In addition to a $5.5 million surveillance system, the board approved $433,000 for 17 hand-held devices to detect explosives, chemical weapons and narcotics.
The contract award comes a month after The Sun reported that many areas of the port were not covered by security cameras and that in some places, port workers had erected wooden dummy cameras to provide the illusion of security.
Gov. Robert L. Ehrlich Jr., a Republican, and Treasurer Nancy K. Kopp, a Democrat, questioned whether the winning bidder would be able to provide the comprehensive system the port needs.
The winning bid placed second in a contest of technical qualifications but offered the lowest price. Adesta LLC's bid was roughly one-third that of the firm with the top technical score and $4 million less than two other firms.
"I just want to note there's a big difference between the awarded bidder and the one who was technically first," Kopp said. "Are we quite sure that [the contract] is all that we would really want or need?"
Ehrlich added, "What concerns me and what concerns the treasurer is the wide disparity between one and two on the number end. It raises a potential concern about quality, what the heck we're buying here."
"It was what we were looking for and what the consultant said we need to protect the port," he said. "We feel very good about what we're asking for."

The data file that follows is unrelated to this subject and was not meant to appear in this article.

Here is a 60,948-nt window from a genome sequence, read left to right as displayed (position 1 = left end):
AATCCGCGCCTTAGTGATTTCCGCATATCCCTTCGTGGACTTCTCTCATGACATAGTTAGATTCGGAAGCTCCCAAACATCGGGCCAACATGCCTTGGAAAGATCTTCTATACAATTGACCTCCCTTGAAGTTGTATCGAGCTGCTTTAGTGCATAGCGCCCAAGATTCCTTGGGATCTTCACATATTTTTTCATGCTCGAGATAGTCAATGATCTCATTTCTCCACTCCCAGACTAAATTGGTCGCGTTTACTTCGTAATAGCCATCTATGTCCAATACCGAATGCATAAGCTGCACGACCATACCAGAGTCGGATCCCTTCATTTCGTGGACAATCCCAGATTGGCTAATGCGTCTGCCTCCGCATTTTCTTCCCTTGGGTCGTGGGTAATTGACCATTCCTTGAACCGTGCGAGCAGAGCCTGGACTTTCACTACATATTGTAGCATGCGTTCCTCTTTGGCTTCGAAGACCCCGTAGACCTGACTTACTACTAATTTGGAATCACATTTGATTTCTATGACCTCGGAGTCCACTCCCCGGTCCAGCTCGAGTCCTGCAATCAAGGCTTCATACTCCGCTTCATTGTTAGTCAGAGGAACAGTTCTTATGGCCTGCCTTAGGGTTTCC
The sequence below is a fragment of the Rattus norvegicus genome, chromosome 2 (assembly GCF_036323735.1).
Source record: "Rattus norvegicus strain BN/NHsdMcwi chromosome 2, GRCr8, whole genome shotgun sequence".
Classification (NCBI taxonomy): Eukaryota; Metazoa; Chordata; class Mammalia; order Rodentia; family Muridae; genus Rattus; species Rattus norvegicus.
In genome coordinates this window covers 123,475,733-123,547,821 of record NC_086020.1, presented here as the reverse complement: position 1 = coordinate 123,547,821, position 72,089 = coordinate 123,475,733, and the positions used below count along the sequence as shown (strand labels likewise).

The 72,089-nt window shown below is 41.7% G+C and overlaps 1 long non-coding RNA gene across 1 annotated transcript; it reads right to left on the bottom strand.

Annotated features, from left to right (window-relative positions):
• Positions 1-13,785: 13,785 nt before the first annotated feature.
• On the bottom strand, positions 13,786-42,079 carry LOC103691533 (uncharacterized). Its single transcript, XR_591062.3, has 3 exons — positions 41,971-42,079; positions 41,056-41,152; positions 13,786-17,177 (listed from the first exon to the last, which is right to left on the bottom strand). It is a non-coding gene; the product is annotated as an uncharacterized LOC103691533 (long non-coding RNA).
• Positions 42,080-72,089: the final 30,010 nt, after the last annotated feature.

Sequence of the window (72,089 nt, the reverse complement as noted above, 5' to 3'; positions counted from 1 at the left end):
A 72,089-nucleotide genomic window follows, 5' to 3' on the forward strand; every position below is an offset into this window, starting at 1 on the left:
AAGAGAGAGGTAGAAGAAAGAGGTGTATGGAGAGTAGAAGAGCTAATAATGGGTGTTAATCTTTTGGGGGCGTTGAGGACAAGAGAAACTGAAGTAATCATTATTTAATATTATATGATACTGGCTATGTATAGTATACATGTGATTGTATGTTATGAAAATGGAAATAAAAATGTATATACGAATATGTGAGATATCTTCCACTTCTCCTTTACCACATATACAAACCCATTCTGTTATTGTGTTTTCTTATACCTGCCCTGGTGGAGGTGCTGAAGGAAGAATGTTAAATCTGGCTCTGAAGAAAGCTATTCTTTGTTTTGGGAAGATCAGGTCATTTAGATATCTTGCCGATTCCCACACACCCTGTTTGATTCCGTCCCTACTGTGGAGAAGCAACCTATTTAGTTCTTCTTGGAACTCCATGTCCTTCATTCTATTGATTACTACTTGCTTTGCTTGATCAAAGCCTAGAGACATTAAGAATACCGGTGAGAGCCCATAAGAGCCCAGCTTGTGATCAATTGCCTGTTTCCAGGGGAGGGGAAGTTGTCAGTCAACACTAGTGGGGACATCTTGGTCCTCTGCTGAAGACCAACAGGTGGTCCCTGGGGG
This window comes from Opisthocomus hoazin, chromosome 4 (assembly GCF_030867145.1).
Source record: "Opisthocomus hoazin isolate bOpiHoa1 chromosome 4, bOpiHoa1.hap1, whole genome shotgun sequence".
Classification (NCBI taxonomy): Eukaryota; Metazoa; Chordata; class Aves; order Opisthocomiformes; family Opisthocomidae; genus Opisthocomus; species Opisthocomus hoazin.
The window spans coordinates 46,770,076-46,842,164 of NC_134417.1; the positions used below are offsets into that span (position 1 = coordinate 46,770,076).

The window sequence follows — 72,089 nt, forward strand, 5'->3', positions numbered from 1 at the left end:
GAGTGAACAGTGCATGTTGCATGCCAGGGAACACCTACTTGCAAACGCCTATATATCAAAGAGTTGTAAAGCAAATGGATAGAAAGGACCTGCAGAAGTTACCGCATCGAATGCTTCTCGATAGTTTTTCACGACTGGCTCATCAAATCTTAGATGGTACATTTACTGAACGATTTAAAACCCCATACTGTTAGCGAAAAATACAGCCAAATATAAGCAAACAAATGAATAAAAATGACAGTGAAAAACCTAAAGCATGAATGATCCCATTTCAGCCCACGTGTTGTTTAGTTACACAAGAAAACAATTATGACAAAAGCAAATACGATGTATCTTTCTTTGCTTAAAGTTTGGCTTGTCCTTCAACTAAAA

Ports said the technical scores were compiled without knowledge of the bidders' proposed prices. "We weren't looking for the cheapest," Ports said.
Adesta, of Omaha, Neb., recently emerged from bankruptcy, and Ports said he believed the firm was "hungry" for the work. He also suggested that differing overhead costs between Omaha and Alexandria, Va., home of the top-ranked and most expensive bidder, ADT Security Systems Inc., might explain the difference.
ADT's bid was $16.2 million. Adesta's initial bid was $7.7 million, but when state officials asked bidders to submit their final and lowest offers, the company dropped its bid to $5.5 million, Ports said.
After the discussion, Ehrlich and Kopp joined the third member of the board, Comptroller William Donald Schaefer, in approving the award.
A study by the Coast Guard and the Department of Homeland Security this year placed Baltimore among 66 ports nationwide considered particularly vulnerable to terrorists.
The lack of video surveillance worried some officers of the Maryland Transportation Authority Police, who told The Sun they were concerned that intruders could easily gain access to hazardous materials.
The hand-held detectors are designed to identify more than 40 explosives, chemical weapons agents and narcotics. The federal government will cover 80 percent of the costs of the contracts.